New York, NY—August 1, 2016
A team led by Stephen Fealy, MD, and Hospital for Special Surgery (HSS) has been awarded the Orthopaedic Research and Education Foundation (OREF) Prevention of Youth Sports Injuries Grant in honor of Dr. James Andrews. The $138,500 grant will go towards gaining a better understanding of structural and functional changes that occur during rehabilitation in order to reduce the risk of injuries in young adolescent baseball pitchers.
Over half of pitchers suffer from shoulder injuries during a given season, leading to pain, disability and loss of time from baseball. Shoulder pain typically stems from the overuse motion of throwing overhand.
"There is very little known about how rehabilitation affects scapula (shoulder) motion during pitching and if pitch count can increase the risk of re-injury," said principle investigator of the study Stephen Fealy, MD, sports medicine surgeon at HSS. "Our goal is to collect data to help inform sports medicine physicians about the effectiveness of rehabilitation in young athletes who haven’t undergone surgery in order to help decrease the risk of re-injury."
Current MLB Pitch Smart guidelines1 state that adolescent pitchers (aged 15-18) should not exceed 100 innings in any 12-month period. The recommended daily pitch limit for 15-16 year olds is 95 per game and 105 for 17-18 year olds. Additionally, players should take at least two to three continuous months off from all overhead throwing each year.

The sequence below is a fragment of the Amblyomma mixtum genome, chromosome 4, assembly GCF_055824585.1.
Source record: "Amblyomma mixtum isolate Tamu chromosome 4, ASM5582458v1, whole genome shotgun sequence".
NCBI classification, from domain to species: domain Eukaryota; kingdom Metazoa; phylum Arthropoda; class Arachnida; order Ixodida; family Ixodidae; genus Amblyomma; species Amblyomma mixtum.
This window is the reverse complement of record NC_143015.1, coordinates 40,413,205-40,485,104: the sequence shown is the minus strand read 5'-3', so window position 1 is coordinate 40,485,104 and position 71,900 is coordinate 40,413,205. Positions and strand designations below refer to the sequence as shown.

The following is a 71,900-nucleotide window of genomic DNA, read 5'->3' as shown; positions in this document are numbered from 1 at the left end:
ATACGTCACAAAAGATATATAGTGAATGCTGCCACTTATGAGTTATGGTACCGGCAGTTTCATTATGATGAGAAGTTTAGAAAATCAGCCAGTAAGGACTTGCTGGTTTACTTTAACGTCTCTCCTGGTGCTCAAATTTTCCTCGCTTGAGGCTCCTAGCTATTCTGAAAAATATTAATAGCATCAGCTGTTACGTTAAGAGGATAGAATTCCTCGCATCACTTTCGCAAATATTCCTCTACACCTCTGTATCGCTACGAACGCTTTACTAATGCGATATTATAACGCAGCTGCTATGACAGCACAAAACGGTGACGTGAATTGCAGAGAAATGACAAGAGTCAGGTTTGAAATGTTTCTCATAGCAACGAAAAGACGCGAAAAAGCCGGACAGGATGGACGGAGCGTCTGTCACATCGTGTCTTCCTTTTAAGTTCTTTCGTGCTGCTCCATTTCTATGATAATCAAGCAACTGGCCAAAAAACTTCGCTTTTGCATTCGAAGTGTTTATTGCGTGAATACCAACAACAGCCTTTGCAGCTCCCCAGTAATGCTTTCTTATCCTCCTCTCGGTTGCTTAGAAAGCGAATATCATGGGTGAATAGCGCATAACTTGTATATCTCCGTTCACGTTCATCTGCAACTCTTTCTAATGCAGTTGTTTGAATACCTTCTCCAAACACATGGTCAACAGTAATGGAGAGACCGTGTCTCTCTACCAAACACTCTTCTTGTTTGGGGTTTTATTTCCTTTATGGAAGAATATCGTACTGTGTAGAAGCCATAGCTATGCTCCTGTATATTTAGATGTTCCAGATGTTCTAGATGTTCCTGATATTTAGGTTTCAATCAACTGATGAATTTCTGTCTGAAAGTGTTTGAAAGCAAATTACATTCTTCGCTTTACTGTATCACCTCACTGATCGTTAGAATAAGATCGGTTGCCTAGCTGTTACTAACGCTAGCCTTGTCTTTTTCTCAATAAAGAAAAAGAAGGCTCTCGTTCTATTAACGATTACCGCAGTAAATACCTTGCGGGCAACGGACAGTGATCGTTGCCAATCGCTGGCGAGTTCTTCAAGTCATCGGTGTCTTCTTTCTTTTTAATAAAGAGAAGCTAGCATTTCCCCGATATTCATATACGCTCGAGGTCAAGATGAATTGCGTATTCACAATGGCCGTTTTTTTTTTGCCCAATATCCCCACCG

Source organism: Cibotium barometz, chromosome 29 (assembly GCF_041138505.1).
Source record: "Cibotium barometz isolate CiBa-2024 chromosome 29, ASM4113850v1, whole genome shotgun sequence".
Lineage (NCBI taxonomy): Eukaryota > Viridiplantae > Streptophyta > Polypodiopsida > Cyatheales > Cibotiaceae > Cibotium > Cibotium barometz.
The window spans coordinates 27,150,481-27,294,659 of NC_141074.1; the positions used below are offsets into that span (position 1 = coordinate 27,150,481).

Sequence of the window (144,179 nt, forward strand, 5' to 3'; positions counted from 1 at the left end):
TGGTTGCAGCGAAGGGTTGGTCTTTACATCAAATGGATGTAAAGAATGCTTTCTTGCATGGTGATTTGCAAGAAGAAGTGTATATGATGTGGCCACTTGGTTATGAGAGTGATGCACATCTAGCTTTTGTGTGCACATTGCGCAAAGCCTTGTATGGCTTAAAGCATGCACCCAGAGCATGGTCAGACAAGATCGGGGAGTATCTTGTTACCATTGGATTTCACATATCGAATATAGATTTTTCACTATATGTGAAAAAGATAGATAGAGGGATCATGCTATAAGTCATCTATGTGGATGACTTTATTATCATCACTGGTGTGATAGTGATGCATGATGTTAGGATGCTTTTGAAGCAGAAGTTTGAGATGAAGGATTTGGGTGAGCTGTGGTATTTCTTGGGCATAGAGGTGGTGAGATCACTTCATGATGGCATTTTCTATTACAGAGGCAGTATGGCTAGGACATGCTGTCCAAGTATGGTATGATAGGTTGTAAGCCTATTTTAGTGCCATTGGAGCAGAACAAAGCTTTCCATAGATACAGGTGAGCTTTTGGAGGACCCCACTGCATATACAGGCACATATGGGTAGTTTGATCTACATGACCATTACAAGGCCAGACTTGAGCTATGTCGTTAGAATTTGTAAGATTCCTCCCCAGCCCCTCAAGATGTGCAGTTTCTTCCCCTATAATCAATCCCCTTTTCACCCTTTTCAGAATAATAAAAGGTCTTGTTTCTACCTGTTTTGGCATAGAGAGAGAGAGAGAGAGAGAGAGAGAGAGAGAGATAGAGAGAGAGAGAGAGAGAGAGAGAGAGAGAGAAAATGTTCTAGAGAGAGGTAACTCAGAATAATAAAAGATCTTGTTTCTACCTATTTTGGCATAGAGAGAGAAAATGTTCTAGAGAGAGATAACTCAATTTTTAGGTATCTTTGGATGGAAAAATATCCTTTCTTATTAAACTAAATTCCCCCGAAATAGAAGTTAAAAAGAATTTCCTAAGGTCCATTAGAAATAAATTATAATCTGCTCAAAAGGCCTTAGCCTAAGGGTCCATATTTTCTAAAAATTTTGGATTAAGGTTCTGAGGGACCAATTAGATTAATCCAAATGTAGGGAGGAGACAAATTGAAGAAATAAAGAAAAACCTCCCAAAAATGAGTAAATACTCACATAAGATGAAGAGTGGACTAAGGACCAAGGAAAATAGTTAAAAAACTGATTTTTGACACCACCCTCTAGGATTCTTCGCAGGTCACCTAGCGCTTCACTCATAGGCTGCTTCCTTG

The investigational team developed a unique light-weight scapula tracker to measure scapulothoracic (ST) kinematics during pitching.
"Past studies on baseball pitching kinematics have primarily focused on 2D data such as video or simply the relationship between pitching and ball velocity," added Dr. Fealy, also a consultant for the MLB Players Association and co-founder of MLB Pitch Smart. "In our study, we are utilizing our custom scapula tracker to gather more comprehensive data as we know the 3D motion of the scapula during pitching is a key contributor to shoulder pain."
The HSS researchers developed this novel protocol to measure the effect of pitch count on shoulder function, rotational strength and performance in healthy adolescent pitchers in a simulated game. The investigators recruited 12 baseball pitchers aged 15 to 18 years with no history of shoulder pain for the pilot study. Each participant in the control group threw 90 pitches and was evaluated for possible fatigue and change in ball velocity.
The objective is to apply this protocol to a group of young baseball pitchers with a loss of internal rotation of shoulders (glenohumoral internal rotation deficit, or GIRD) who have undergone rehabilitation and compare 3D functional, performance and strength measures. For this next phase of the study, investigators will recruit 20 symptomatic GIRD high school male baseball pitchers between 15 and 18 years of age.
Upon recruitment, participants will be evaluated on structural and strength measures, kinematic assessment of the scapula coupling, and physical therapy rehabilitation. After the therapy team approves the participant’s return to sport (typically 14-32 weeks later), the participant will return to the HSS Motion Analysis Lab to perform the full pitching protocol.
While geared around baseball pitchers, the findings could also be applied to other overhead athletes such as tennis players and football quarterbacks.
The other investigators include Andreas Kontaxis, PhD, and Howard Hillstrom, PhD.